FoodPlate1As a primary guideline to healthier eating, Wong recommends the “plate method.” The basic idea is to have half of the plate devoted to non-starchy vegetables with a quarter for proteins and a quarter for carbs. However, Wong does tailor recommendations to the needs of individual clients. For example, some foods aggravate gastro-intestinal systems of certain patients, announcing their presence in the form of diarrhea, constipation, or nausea.

“Fats generally are the culprits,” Wong says, “so I want to make sure clients don’t have GI problems. If they do, I adjust their diet accordingly.”

The non-starchy veggies on half the plate include salads, asparagus, beets, mushrooms, broccoli, cucumber, and spinach. Denser carbs that make up a smaller part of the plate include beans, lentils, peas, winter squashes, sweet potatoes, bread, pasta, and corn. Red meat, chicken, eggs, fish, nuts and nut butters round out the plate with protein. On colder days, some people prefer to have vegetable soup, as a way of incorporating those all-important vegetables into their diet.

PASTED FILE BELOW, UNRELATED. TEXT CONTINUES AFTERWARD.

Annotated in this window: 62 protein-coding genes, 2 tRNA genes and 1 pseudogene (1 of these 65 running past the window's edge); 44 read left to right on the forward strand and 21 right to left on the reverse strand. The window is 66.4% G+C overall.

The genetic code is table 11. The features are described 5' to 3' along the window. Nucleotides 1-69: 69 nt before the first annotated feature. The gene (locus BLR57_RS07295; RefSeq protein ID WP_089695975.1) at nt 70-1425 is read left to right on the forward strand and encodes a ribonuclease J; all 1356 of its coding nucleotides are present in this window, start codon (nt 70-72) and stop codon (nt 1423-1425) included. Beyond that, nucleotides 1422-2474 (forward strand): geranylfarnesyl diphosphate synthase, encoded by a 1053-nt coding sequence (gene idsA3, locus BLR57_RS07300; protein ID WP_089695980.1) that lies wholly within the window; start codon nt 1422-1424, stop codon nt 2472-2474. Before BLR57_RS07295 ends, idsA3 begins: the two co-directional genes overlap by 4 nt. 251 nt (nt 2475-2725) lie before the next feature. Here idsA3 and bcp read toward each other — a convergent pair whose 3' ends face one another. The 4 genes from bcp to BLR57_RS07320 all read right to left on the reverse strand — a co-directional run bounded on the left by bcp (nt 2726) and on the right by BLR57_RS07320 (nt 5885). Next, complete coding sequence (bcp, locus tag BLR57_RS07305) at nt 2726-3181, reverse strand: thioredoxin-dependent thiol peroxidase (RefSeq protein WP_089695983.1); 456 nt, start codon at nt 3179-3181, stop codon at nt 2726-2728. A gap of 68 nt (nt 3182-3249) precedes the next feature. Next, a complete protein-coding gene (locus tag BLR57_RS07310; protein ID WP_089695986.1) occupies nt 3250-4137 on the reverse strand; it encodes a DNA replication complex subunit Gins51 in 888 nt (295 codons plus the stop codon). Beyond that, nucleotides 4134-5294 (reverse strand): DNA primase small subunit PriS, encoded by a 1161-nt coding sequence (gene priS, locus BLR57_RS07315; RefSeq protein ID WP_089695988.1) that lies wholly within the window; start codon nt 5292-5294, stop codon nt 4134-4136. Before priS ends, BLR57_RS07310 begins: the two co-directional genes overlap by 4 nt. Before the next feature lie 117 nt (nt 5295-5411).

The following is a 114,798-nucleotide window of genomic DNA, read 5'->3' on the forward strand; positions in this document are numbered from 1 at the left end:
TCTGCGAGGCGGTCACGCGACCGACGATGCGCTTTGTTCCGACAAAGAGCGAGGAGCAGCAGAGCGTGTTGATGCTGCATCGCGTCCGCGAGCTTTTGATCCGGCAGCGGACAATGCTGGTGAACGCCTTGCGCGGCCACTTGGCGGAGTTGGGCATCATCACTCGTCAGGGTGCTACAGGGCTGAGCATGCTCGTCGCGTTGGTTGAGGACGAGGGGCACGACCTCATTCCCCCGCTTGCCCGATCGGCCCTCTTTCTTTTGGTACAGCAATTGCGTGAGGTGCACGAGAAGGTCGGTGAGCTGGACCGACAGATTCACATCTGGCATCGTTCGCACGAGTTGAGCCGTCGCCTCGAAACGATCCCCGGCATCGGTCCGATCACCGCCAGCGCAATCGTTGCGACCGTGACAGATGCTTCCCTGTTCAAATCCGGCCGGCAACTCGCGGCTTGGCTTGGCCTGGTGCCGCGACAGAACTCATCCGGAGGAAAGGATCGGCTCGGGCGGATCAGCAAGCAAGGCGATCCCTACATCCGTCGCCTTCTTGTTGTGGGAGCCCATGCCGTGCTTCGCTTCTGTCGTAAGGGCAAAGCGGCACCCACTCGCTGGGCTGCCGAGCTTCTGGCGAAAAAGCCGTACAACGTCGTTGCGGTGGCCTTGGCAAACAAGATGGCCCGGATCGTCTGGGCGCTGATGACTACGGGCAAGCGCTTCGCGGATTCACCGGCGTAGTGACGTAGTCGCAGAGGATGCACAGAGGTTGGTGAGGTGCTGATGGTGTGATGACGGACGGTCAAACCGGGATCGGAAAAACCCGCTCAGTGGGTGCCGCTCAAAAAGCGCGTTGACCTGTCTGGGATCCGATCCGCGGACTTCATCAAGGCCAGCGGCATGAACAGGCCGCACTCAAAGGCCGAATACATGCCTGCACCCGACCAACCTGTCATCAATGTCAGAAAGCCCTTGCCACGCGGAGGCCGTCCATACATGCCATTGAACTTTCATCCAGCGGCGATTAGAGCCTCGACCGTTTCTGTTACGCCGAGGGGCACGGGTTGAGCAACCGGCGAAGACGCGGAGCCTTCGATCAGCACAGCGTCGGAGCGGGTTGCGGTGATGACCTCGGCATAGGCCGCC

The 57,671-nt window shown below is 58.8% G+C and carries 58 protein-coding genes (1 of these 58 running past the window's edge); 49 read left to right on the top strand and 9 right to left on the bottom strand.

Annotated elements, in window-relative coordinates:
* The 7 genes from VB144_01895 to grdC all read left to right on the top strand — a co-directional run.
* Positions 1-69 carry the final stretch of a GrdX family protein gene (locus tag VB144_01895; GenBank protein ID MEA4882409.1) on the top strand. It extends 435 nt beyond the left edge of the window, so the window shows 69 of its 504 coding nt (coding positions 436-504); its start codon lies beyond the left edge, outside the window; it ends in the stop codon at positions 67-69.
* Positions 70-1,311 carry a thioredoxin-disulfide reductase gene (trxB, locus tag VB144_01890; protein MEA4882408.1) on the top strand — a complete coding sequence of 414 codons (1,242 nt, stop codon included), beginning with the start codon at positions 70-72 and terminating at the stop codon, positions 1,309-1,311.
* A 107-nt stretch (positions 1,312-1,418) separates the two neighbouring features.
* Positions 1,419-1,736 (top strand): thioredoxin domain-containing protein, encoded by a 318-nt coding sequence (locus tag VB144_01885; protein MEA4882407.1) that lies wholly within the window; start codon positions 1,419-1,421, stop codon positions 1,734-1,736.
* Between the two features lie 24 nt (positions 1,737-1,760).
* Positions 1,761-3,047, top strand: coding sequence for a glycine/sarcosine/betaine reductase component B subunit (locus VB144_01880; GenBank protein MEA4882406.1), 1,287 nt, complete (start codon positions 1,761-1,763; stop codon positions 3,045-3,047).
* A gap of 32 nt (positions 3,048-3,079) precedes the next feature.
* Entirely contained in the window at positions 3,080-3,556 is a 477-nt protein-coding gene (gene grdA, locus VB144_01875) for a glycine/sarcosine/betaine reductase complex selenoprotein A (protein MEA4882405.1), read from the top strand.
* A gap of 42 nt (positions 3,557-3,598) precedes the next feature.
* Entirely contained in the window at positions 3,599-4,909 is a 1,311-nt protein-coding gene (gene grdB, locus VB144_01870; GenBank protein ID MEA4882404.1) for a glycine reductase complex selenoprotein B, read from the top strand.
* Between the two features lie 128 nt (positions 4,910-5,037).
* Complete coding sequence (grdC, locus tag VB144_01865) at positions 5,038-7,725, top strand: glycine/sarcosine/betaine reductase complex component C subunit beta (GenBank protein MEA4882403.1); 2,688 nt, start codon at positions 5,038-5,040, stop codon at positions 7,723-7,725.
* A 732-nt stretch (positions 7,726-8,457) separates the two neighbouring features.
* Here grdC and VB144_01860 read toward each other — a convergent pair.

For breakfast, Wong recommends such items as cereal with nuts and fiber, such as flaxseed meal, or by adding some bran. Regardless of which meal, we all still need the foundation of “macronutrients” – carbs, protein, grains, and healthy fats – to help build a strong immune system. And taking a lot of supplements is no substitute for a balanced diet.

Neither is processed food. Wong insists that the nutrients that have often been removed, limited, or destroyed in food processing are essential for all of us.

Click to watch the tasty video 

In the Coachella Valley… “throw a ro …

That’s how clients of Desert AIDS Project describe the prevalence of crystal methamphetamine –commonly referred to as meth, crystal, Tina, ice, or glass, among other street names – in the Coachella Valley. Just as crystal meth has become a social problem on a global scale, our clients insist it plagues many of the people D.A.P. seek to provide medical care and social services.